No time to wait: ending the youth mental health crisis

Published April 28, 2023

Content warning: This article discusses suicide. If you or someone you know needs help, please call or text the National Suicide & Crisis Lifeline at 988.

Years before the coronavirus pandemic began, another national health crisis was roiling. Children and teens were showing up in greater numbers in emergency rooms in mental health crises. Depression and anxiety were rising. More kids were reporting suicidal thoughts and rates of suicide had been climbing. The U.S. Surgeon General issued an emergency advisory in 2021 about the growing youth mental health crisis, as did several other major medical associations, calling on the American people to act. The message was clear: the pandemic had only exacerbated kids' existing mental health problems. It was also clear that youth of different racial, ethnic, gender identity and socioeconomic groups were experiencing this crisis in ways that were, and still are, often inequitable.

Numbers tell the story of a deepening crisis

The statistics are staggering. Take, for example, numbers tracked by the Blue Cross Blue Shield Health Index. The Index monitors the prevalence of 390 different diseases and conditions to identify which most affect Americans’ overall health. It’s powered by insurance claims data from more than 40 million BCBS commercially insured members. In 2021, the top condition impacting the nation's teens' overall health was depression. Anxiety was the sixth. BCBS claims data also reveals that in 2017, one in 10 kids ages 12 and up had been diagnosed with anxiety. By 2021, that number was one in five. In 2021, more than one in 10 teens had been diagnosed with depression. Those numbers only tell a story about kids seen by a health care professional. Many more have likely gone undiagnosed.

Numbers like those may overwhelm and make a crisis feel abstract. However, the real numbers of children they represent likely means that most of us probably know or care about a young person dealing with mental health issues.

We’re not waiting to implement solutions

That’s why Blue Cross and Blue Shield companies haven't been waiting to address this crisis in youth mental health. BCBS companies have been taking action in communities across the country, partnering with health care providers and working with policymakers to break down barriers to better health.

Here’s where we’re focusing our efforts:

Making mental health care more accessible

It’s well known that the nation faces a shortage of child psychiatrists and psychologists. While educational institutions, policymakers and health care organizations work to fill the pipeline with new students, other kinds of providers and services are providing critical access to care.

  • Blue Cross & Blue Shield of Rhode Island covers a coaching service provided by Braver, a mental health provider that pairs each pediatric patient with a trained coach. Coaches work with children at home or wherever they need every week to address anxiety and OCD. Child psychologists and psychiatrists are available, and group therapy rounds out the treatment. It’s a “force multiplier” for doctors who supervise the work.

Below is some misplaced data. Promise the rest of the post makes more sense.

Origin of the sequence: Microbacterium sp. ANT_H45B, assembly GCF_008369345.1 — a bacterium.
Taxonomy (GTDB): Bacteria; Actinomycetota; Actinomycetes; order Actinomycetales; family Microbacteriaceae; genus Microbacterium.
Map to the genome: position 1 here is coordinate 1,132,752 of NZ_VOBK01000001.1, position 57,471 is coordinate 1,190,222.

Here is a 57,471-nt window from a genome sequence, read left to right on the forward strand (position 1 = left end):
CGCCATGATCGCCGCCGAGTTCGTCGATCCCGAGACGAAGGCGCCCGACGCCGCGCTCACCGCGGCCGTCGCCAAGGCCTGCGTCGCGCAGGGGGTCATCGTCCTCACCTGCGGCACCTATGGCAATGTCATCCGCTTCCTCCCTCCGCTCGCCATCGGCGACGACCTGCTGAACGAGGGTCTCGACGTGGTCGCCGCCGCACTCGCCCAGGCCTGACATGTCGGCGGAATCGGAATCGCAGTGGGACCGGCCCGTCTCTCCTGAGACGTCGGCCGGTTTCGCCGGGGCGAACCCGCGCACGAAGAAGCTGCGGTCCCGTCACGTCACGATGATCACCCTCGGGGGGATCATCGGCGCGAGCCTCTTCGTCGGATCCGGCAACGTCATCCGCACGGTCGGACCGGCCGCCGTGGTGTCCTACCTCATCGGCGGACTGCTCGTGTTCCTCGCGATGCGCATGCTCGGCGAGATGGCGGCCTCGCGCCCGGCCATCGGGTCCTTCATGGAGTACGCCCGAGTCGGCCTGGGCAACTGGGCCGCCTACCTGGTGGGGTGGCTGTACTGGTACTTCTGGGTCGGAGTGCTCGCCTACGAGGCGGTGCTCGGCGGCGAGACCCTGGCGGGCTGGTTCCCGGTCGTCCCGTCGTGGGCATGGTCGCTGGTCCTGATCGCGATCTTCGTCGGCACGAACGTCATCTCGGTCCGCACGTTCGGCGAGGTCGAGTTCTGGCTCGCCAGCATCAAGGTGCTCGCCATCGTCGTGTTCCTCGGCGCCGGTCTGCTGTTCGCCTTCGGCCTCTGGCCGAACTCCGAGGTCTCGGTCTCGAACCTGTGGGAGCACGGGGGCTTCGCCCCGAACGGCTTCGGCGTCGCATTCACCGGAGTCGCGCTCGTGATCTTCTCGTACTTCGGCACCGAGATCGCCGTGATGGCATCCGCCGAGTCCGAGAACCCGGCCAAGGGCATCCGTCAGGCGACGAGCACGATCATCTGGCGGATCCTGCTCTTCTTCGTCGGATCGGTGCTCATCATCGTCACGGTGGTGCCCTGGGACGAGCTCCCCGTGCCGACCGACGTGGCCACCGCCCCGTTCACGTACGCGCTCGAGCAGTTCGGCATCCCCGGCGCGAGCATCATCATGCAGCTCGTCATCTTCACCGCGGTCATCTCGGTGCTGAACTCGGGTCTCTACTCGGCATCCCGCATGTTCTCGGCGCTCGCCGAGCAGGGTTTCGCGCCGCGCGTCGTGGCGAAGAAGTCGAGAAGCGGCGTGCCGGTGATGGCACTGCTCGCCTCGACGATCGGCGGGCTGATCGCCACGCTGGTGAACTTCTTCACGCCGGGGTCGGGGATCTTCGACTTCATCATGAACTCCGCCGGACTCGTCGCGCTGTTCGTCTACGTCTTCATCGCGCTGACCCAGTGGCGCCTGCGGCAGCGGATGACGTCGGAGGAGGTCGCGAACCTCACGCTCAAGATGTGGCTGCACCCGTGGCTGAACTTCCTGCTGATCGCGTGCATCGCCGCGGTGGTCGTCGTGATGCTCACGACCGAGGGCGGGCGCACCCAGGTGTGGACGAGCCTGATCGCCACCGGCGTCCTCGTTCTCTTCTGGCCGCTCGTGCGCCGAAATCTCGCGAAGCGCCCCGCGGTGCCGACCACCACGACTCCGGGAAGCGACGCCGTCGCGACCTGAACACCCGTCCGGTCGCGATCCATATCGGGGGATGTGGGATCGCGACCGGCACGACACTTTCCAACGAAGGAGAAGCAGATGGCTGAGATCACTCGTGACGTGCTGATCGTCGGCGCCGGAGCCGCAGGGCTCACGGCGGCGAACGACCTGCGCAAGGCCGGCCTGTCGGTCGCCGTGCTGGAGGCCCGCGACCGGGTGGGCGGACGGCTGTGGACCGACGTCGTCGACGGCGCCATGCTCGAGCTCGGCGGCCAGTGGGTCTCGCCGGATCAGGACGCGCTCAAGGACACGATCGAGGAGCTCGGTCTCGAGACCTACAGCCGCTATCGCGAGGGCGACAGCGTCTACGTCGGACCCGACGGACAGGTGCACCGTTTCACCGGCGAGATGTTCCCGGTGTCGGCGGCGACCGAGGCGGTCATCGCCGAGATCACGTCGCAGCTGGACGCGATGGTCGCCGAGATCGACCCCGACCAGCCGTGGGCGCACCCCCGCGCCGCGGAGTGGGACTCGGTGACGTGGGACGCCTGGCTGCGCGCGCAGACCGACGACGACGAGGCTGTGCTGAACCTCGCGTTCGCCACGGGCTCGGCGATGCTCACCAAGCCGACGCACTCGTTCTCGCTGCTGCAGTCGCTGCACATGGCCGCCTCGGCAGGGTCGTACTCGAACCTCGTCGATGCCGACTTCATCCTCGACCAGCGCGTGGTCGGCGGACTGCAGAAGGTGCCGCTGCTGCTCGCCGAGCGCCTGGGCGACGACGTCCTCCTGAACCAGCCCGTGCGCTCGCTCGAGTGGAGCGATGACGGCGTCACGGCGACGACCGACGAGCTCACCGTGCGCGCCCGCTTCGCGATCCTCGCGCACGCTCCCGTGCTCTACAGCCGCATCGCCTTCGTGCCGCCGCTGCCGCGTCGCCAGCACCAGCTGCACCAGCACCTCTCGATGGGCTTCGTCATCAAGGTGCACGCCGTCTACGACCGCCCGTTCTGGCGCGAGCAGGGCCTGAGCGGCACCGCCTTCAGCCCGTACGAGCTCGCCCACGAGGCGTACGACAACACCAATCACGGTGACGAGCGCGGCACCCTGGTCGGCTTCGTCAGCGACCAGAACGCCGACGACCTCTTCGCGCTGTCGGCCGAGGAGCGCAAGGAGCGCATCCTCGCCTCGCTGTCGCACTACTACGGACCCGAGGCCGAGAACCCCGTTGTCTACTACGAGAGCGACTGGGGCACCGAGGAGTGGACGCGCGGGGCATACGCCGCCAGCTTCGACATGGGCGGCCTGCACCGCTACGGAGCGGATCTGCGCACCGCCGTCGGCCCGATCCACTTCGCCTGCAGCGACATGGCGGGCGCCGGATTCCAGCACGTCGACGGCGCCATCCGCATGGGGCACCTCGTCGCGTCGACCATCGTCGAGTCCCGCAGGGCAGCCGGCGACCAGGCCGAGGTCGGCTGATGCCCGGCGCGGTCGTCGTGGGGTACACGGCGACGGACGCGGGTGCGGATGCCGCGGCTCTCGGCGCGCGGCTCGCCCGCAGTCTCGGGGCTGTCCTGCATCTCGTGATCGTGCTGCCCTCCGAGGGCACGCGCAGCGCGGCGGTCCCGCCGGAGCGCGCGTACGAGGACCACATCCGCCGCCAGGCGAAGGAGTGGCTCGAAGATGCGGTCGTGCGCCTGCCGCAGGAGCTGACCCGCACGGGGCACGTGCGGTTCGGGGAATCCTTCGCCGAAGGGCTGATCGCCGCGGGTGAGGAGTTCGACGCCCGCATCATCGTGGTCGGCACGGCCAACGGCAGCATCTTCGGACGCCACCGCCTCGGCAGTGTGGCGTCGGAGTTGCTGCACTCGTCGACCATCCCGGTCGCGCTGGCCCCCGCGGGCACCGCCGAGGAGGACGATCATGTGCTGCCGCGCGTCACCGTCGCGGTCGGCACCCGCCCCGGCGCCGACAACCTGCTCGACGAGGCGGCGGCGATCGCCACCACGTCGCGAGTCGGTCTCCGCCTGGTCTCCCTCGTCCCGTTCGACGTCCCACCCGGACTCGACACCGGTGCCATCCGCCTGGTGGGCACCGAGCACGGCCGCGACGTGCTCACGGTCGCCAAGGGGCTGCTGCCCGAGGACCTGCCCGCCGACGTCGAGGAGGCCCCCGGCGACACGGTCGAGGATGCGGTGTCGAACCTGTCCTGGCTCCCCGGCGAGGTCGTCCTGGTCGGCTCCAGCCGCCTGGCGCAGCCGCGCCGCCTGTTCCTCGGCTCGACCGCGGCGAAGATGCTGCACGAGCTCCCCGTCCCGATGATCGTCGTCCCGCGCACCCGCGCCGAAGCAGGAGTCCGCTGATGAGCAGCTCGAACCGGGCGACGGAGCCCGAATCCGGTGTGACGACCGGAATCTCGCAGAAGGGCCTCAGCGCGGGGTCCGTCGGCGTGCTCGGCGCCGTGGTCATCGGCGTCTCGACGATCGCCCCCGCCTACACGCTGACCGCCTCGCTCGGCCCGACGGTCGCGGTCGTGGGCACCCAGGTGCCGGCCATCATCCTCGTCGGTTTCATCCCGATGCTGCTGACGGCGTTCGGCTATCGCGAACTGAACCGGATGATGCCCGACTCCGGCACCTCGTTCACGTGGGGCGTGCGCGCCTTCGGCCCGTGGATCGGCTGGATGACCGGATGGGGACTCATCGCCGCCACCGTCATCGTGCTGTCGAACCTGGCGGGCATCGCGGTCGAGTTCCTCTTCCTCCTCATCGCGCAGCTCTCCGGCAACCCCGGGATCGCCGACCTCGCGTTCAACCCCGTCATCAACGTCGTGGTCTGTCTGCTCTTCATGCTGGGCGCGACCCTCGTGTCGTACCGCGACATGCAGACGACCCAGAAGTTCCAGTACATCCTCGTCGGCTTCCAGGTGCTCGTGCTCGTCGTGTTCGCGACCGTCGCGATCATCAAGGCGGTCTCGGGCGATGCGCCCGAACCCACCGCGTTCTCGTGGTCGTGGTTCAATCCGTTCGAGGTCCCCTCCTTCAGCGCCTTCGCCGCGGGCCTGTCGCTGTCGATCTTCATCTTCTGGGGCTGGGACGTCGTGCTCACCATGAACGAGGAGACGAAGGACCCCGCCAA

• Horizon BCBS of NJ offers members ages 13 - 25 access to a text-based mental health coaching service that emphasizes culturally concordant care. The health plan has also partnered with a virtual treatment program for eating disorders, to offer in-network access for patients ages six to 24. Eating disorder specialists are among those in short supply, so the virtual program expands access in unprecedented ways.

Promoting integrated mental and physical health care

Physical and mental health are intertwined. Treating them that way can improve access to mental health care.

  • Blue Cross Blue Shield of Michigan now has 213 primary care practices that use BCBS Michigan’s Collaborative Care model. BCBS Michigan provides incentives, training and ongoing support to practices that include psychiatric consultants and dedicated care managers who support pediatricians, family medicine physicians and internists. The upside is that patients may not need to be referred to a specialist for behavioral health concerns—specialists who may have long wait lists or be located far from a patient’s home—and can receive care faster.

  • The American Academy of Pediatrics has partnered with BlueCare Tennessee to offer Behavioral health care training for pediatricians. Empowering pediatricians to treat less complex pediatric mental health conditions right in their practices can get kids the help they need faster and ease parent concerns about access to specialists.

Empowering schools to meet the growing need

Kids spend a huge portion of their week in school. Teachers and staff may be among the first to identify a mental health concern and able to assist. Many will need support and training to take on these responsibilities. Blue Cross and Blue Shield companies are providing that support community by community, responding to individual school and school district preferences.

These represent just a few of the initiatives underway to address our nation’s youth mental health crisis. The overarching theme is about finding ways to provide kids the help they need right now, whether it’s in a doctor’s office, in school or at home. We have more work to do. And we’re not waiting.

The Blue Cross Blue Shield Association is an association of independent, locally operated Blue Cross and Blue Shield Companies.  All Blue Cross and Blue Shield Companies referenced are independent licensees of the Blue Cross Blue Shield Association.